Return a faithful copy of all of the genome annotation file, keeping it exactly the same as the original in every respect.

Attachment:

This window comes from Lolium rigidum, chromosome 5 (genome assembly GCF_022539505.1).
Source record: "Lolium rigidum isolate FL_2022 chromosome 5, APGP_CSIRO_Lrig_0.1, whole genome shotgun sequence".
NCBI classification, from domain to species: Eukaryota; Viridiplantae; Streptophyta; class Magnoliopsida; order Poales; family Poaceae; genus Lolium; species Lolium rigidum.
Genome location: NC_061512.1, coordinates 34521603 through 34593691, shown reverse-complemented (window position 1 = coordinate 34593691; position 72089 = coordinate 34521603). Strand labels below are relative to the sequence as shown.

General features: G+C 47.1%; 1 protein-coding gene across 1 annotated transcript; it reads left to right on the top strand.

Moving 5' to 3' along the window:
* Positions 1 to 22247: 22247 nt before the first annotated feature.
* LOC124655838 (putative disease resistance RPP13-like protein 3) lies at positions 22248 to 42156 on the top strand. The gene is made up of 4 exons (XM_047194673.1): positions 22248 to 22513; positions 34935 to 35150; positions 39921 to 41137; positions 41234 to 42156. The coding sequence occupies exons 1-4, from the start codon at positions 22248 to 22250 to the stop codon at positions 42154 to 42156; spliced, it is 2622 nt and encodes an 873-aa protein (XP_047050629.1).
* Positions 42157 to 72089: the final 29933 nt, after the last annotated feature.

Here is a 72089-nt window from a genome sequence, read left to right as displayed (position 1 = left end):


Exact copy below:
This window comes from Lolium rigidum, chromosome 5 (genome assembly GCF_022539505.1).
Source record: "Lolium rigidum isolate FL_2022 chromosome 5, APGP_CSIRO_Lrig_0.1, whole genome shotgun sequence".
NCBI classification, from domain to species: Eukaryota; Viridiplantae; Streptophyta; class Magnoliopsida; order Poales; family Poaceae; genus Lolium; species Lolium rigidum.
Genome location: NC_061512.1, coordinates 34521603 through 34593691, shown reverse-complemented (window position 1 = coordinate 34593691; position 72089 = coordinate 34521603). Strand labels below are relative to the sequence as shown.

General features: G+C 47.1%; 1 protein-coding gene across 1 annotated transcript; it reads left to right on the top strand.

Moving 5' to 3' along the window:
* Positions 1 to 22247: 22247 nt before the first annotated feature.
* LOC124655838 (putative disease resistance RPP13-like protein 3) lies at positions 22248 to 42156 on the top strand. The gene is made up of 4 exons (XM_047194673.1): positions 22248 to 22513; positions 34935 to 35150; positions 39921 to 41137; positions 41234 to 42156. The coding sequence occupies exons 1-4, from the start codon at positions 22248 to 22250 to the stop codon at positions 42154 to 42156; spliced, it is 2622 nt and encodes an 873-aa protein (XP_047050629.1).
* Positions 42157 to 72089: the final 29933 nt, after the last annotated feature.

Here is a 72089-nt window from a genome sequence, read left to right as displayed (position 1 = left end):